8.) Disney Character IP Rights: Disney's portfolio includes all Winnie the Pooh characters, Mickey & Minnie Mouse, Goofy, Donald Duck, the Disney Princesses, Frozen, Toy Story and Cars. These are usable in perpetuity to create the next new films, TV series, theme park attractions or Broadway shows. They are free to use forever, because Disney owns the IP.

9.) Marketing Prowess: Within mobile devices, Apple is excellent. However, its marketing pitch is mostly based on camera quality, chipsets, speeds, brightness and other technological superiority-based marketing points. And, after a consumer buys their first smartphone from Apple, 80% “renew” within five years, Martin estimates. “Although impressive, this level of renewals does not require great marketing. By contrast, Disney’s marketing team is required to create comprehensive narratives for every TV show, film, streaming show before the consumer allocates money to it.”

10.) No Legislative or Regulatory Risks: “We believe Disney has minimal regulatory or legislative risks in the near term, whereas Apple has many regulatory risks from the EU, U.S., regional, state and local governments,“ Martin said. “The more loyal super-fans and consumers a company has, the more immune they are to government intervention, we believe.”

Martin also argued Apple would be better at managing costs than Disney has been.  Disney CEO Bob Iger is currently cutting costs and has begun the layoffs of 7,000 staffers.

Martin noted that Apple’s operating expenses were 33% lower than Disney’s in 2022, even though its revenues were nearly five times larger than Disney’s.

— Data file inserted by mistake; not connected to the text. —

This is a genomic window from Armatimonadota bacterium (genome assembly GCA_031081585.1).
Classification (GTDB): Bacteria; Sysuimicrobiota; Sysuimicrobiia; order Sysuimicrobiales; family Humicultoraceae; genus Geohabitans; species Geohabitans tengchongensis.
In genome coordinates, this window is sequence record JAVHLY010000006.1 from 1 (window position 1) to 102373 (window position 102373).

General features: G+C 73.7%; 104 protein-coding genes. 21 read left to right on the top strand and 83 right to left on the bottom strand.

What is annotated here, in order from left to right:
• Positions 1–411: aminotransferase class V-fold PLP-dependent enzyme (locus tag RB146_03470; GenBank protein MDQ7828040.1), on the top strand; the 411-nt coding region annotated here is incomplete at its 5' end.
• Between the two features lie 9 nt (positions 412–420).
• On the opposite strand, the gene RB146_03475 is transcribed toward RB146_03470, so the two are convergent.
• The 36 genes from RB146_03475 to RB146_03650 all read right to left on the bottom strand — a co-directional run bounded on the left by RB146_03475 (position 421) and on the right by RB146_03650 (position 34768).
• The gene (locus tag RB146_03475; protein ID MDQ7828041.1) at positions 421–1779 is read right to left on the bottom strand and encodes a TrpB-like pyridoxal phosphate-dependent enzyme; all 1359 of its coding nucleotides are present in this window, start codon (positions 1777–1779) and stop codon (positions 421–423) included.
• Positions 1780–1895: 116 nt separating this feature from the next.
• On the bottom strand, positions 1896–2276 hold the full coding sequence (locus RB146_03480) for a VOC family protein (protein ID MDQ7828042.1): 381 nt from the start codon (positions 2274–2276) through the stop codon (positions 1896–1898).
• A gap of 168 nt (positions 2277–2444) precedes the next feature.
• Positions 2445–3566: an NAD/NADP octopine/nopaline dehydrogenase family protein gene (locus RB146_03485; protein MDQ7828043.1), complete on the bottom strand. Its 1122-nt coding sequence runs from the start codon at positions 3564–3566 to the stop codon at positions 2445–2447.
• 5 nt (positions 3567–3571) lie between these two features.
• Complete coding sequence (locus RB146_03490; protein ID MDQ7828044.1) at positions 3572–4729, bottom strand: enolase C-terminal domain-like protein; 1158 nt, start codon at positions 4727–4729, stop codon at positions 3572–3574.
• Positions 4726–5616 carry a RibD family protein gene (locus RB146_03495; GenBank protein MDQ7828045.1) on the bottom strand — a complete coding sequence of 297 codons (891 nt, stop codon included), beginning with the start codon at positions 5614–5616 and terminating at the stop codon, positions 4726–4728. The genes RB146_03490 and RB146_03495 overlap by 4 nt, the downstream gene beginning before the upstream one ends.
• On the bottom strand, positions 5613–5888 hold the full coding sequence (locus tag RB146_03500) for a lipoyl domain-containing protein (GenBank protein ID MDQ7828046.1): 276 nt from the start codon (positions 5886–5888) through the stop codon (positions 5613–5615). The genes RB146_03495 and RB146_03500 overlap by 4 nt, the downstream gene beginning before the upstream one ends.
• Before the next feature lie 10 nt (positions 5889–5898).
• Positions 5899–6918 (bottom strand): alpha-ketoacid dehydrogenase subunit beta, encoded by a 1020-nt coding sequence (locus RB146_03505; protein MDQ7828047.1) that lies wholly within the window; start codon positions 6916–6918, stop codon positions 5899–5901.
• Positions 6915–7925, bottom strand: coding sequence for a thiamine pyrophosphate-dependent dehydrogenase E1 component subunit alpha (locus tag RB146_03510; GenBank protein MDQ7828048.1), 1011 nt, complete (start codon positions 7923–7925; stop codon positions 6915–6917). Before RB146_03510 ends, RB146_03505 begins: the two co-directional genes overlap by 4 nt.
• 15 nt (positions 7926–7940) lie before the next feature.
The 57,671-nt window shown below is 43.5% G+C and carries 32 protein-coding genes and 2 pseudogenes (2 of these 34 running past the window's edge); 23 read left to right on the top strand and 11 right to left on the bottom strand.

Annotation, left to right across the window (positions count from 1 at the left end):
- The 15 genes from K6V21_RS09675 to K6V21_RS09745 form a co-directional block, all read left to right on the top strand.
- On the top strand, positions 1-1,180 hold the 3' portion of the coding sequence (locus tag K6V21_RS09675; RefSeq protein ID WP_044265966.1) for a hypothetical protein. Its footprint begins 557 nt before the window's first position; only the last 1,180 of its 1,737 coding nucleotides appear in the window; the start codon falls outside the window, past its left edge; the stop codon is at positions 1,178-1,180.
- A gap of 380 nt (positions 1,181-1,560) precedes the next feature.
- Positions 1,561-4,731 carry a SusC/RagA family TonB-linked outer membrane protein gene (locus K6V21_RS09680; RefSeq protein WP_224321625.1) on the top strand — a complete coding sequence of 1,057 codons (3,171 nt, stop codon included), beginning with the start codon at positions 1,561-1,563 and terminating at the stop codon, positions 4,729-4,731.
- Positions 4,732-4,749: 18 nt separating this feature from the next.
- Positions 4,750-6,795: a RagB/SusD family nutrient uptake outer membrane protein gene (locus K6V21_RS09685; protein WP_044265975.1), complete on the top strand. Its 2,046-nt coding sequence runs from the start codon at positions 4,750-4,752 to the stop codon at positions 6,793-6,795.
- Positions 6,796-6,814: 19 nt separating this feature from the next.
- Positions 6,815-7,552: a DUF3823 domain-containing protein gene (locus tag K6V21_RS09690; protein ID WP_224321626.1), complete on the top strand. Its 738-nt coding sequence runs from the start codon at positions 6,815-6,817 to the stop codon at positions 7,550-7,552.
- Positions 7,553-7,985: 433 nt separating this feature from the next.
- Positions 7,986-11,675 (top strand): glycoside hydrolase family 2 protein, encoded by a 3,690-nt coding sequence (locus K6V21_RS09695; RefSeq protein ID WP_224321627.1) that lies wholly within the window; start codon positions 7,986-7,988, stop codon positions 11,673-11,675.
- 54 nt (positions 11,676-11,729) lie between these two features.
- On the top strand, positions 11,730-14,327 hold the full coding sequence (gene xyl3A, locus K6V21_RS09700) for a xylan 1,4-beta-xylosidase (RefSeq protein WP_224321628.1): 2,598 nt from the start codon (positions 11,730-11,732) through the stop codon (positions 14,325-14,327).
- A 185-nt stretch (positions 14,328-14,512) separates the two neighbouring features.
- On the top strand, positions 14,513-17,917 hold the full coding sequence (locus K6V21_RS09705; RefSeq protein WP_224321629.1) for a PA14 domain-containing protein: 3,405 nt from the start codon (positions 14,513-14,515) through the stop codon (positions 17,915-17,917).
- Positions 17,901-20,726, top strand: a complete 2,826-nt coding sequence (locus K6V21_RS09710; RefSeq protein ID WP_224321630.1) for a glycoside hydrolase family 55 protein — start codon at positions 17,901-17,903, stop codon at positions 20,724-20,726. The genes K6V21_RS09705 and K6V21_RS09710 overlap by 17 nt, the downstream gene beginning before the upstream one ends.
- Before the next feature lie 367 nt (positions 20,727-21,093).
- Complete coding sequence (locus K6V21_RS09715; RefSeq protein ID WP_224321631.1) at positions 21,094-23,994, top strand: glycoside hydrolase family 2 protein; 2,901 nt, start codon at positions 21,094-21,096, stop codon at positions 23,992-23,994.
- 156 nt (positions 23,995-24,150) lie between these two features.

“Based on Comcast's acquisition of NBC and Discovery's acquisition of Scripps Networks, we believe Apple could conservatively cut out 15% of total combined costs, post-merger,“ Martin said. “In addition to eliminating duplicative positions, real estate, studio space, film & TV slates, etc. We believe combining these two companies would lower the customer acquisition costs for every consumer-facing product in the combined company portfolio, post-merger.”

Martin added that Disney has tons of ad space. It sells most of it, but also uses it to promote its own products and services. Apple’s marketing costs would plummet with access to Disney’s advertising assets, she said.

Apple’s current enterprise value is $2.6 trillion, compared to Disney’s $209 billion, which means Apple can acquire Disney but Disney can’t acquire Apple. 

“Apple is currently valued at a material premium to Disney on virtually every metric,” Martin says. “If Apple buys Disney using its higher-valued share, this will be anti-dilutive to Apple shareholders on a price/earnings basis as well as on an enterprise value/revenue and enterprise value/EBITDA basis.” 

 Disney stock was up more than 1% in midday trading. Apple was up 0.5%. ■

Jon Lafayette

Jon has been business editor of Broadcasting+Cable since 2010. He focuses on revenue-generating activities, including advertising and distribution, as well as executive intrigue and merger and acquisition activity. Just about any story is fair game, if a dollar sign can make its way into the article. Before B+C, Jon covered the industry for TVWeek, Cable World, Electronic Media, Advertising Age and The New York Post. A native New Yorker, Jon is hiding in plain sight in the suburbs of Chicago.